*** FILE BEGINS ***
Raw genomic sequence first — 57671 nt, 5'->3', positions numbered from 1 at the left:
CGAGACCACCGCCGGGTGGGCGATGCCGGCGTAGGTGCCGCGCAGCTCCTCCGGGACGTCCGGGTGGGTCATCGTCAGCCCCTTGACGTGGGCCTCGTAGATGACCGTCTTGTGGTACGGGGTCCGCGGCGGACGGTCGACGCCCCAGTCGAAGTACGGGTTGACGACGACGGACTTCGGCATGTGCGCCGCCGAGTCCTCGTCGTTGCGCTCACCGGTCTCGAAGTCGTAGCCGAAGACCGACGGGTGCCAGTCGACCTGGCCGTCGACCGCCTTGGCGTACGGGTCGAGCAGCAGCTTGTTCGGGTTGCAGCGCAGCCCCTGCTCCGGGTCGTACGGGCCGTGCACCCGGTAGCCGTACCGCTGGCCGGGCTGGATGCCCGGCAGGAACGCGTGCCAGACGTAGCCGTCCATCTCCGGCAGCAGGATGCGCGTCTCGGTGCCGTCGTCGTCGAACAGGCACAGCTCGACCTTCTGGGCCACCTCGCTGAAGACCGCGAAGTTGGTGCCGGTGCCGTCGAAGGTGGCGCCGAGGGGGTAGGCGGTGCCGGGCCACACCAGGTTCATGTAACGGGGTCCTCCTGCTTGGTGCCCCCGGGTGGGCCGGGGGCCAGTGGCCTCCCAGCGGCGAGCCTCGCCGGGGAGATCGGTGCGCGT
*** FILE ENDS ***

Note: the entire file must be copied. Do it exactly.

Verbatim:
Raw genomic sequence first — 57671 nt, 5'->3', positions numbered from 1 at the left:
CGAGACCACCGCCGGGTGGGCGATGCCGGCGTAGGTGCCGCGCAGCTCCTCCGGGACGTCCGGGTGGGTCATCGTCAGCCCCTTGACGTGGGCCTCGTAGATGACCGTCTTGTGGTACGGGGTCCGCGGCGGACGGTCGACGCCCCAGTCGAAGTACGGGTTGACGACGACGGACTTCGGCATGTGCGCCGCCGAGTCCTCGTCGTTGCGCTCACCGGTCTCGAAGTCGTAGCCGAAGACCGACGGGTGCCAGTCGACCTGGCCGTCGACCGCCTTGGCGTACGGGTCGAGCAGCAGCTTGTTCGGGTTGCAGCGCAGCCCCTGCTCCGGGTCGTACGGGCCGTGCACCCGGTAGCCGTACCGCTGGCCGGGCTGGATGCCCGGCAGGAACGCGTGCCAGACGTAGCCGTCCATCTCCGGCAGCAGGATGCGCGTCTCGGTGCCGTCGTCGTCGAACAGGCACAGCTCGACCTTCTGGGCCACCTCGCTGAAGACCGCGAAGTTGGTGCCGGTGCCGTCGAAGGTGGCGCCGAGGGGGTAGGCGGTGCCGGGCCACACCAGGTTCATGTAACGGGGTCCTCCTGCTTGGTGCCCCCGGGTGGGCCGGGGGCCAGTGGCCTCCCAGCGGCGAGCCTCGCCGGGGAGATCGGTGCGCGT